Author: Randi Ragan/Tuesday, June 1, 2010/Categories: Health & Wellbeing
My previous articles for this column have focused on using various
methods of enlightened self care as important tools in a holistic
approach to recovery. By considering using these gentle, yet
time-honored techniques, your program will be providing patients with
unique and valuable support for recovery during treatment and beyond.
The goal of a holistic approach for any way of life is to make deep
and long-lasting connections between all systems in the human experience
— mental, physical, emotional and spiritual — for more health, wellness
and vitality. The eco-conscious approach to holistic wellness further
emphasizes these connections as they relate to the natural world and how
each affects the person. We are healthier and more vital as humans when
we are connected to the physical world around us; the physical world
has the power to heal us in profound ways on an everyday basis. As one
of many techniques for assisting in addiction recovery, it offers a
patient something to use each day for helping to make healthier choices.
As a simple, effective and extremely easy tool for self-care,
aromatherapy can’t be beat. It is inexpensive, can be carried in the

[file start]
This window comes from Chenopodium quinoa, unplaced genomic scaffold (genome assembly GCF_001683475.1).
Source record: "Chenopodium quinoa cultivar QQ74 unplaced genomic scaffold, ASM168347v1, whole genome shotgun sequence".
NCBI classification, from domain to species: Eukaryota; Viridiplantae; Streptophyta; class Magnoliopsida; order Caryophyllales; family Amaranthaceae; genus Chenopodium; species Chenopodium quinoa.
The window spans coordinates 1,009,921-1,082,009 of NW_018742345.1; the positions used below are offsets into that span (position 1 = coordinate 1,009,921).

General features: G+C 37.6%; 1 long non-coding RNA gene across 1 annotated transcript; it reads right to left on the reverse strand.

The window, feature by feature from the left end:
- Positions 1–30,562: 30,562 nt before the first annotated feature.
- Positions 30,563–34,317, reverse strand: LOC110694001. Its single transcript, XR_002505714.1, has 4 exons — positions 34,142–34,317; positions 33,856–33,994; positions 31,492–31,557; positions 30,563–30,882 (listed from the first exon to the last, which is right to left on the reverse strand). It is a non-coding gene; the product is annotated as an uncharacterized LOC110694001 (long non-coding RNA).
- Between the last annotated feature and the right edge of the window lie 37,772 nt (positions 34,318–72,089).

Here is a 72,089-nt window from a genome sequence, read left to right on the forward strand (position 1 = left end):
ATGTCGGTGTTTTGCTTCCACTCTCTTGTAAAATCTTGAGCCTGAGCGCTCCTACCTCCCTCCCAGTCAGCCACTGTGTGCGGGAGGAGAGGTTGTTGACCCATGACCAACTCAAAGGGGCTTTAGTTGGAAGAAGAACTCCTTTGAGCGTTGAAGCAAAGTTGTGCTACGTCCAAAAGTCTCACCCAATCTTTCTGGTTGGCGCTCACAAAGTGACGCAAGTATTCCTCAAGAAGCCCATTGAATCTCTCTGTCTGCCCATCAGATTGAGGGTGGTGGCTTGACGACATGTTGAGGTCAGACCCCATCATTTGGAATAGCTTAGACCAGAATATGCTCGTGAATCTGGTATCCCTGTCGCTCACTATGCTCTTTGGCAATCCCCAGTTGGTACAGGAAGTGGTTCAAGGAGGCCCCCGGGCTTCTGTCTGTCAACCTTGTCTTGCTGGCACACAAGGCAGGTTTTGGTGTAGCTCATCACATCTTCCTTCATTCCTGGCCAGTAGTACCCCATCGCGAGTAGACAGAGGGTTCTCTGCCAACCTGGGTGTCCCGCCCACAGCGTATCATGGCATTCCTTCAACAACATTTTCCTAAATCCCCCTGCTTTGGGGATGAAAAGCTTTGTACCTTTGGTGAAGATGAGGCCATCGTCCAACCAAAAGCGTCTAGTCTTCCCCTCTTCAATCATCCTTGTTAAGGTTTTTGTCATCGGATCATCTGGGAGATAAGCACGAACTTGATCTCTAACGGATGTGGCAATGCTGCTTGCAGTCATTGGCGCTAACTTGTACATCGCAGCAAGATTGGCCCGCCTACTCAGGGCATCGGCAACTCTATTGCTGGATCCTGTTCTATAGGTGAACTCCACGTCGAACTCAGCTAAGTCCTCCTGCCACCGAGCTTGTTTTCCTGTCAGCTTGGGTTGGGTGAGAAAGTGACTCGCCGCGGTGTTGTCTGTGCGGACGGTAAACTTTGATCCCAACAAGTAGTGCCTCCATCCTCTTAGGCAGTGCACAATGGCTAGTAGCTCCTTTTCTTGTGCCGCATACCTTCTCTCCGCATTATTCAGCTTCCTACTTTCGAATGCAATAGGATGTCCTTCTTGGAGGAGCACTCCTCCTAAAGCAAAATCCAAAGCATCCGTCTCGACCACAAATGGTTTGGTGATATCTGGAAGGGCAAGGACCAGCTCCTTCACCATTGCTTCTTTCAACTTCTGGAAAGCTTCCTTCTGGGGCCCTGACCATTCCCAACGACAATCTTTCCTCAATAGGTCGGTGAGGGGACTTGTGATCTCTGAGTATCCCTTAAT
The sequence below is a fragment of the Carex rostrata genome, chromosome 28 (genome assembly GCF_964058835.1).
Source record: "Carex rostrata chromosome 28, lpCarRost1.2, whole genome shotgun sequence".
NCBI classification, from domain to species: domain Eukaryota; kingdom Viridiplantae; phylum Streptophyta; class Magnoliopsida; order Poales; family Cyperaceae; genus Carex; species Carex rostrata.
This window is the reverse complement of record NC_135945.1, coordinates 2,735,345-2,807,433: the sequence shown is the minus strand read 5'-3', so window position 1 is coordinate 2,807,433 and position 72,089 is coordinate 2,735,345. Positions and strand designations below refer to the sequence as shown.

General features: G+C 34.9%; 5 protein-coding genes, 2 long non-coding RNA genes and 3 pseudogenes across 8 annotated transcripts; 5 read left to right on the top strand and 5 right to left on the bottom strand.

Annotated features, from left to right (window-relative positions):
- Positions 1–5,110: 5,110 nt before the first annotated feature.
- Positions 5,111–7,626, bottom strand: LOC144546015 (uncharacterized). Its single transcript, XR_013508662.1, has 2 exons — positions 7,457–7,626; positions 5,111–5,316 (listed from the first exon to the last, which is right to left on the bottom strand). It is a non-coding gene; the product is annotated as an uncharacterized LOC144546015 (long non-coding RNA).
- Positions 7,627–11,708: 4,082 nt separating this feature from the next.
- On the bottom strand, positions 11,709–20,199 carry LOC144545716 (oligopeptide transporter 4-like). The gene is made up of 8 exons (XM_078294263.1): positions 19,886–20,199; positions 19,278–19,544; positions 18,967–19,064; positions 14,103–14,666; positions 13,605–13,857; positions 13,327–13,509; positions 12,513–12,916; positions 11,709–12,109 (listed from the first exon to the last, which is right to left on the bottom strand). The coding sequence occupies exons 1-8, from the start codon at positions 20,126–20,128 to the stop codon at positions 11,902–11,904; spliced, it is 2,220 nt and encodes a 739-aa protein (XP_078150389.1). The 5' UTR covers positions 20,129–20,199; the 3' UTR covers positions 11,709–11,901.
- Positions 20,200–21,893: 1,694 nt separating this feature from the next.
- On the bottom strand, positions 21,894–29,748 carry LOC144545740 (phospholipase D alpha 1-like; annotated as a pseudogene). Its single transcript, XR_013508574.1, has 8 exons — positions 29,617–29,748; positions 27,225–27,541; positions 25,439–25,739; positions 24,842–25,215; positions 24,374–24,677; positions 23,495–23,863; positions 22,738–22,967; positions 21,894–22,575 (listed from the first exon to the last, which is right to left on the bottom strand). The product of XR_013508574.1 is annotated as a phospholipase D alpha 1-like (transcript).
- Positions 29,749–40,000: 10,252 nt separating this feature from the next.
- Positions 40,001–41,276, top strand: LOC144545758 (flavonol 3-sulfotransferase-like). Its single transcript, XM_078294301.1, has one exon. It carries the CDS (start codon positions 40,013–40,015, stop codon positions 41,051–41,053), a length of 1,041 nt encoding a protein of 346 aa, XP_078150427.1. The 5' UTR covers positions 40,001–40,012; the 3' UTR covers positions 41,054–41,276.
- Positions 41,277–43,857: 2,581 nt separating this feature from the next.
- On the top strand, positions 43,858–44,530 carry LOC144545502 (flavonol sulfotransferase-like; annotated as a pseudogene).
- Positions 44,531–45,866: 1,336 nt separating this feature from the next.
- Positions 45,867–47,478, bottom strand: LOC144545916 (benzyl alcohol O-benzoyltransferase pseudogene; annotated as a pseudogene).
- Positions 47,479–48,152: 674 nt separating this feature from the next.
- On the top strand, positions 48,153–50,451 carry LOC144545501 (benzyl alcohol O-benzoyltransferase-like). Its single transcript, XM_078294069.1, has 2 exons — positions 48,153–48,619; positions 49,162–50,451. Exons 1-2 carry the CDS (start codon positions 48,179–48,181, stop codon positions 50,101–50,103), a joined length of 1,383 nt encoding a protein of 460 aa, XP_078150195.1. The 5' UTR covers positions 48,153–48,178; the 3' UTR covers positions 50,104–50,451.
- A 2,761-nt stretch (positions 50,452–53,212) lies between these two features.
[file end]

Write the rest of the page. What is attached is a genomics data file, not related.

palm of a hand or pocket and can be used anytime, anywhere.
What Is Aromatherapy?
Aromatherapy is a therapeutic technique that uses essential oils and
other aromatic plant compounds aimed at improving a person’s health or
mood. It is believed that the inhalation of essential oils stimulates
the part of the brain connected to smell — the olfactory system. A
signal is sent to the limbic system of the brain that controls emotions
and retrieves learned memories. This causes chemicals to be released,
which make the person feel relaxed, calm or even stimulated.
Essential oils are said to have a direct pharmacological effect.
Aromatherapists work from the theory that there is a synergy between the
body and aromatic oils. Scientific evidence of aromatherapy’s
effectiveness is growing, as preliminary clinical studies have revealed
Essential oils, phytoncides and other natural volatile organic
compounds (VOCs) work differently. When targeting our sense of smell,
they activate the limbic system and emotional centers of the brain. When
applied topically (onto the skin), they activate thermal receptors and
destroy microbes and fungi. Internal application may stimulate the
immune system (generally in prescribed form).
In France and much of Western Europe, aromatherapy is incorporated
into mainstream medicine as an antiseptic, antiviral, antifungal and
antibacterial, much more so than in the U.K., USA or Canada. In fact,
there are some essential oils that are regulated as prescription drugs
in France, and can only be administered (or prescribed) by a doctor.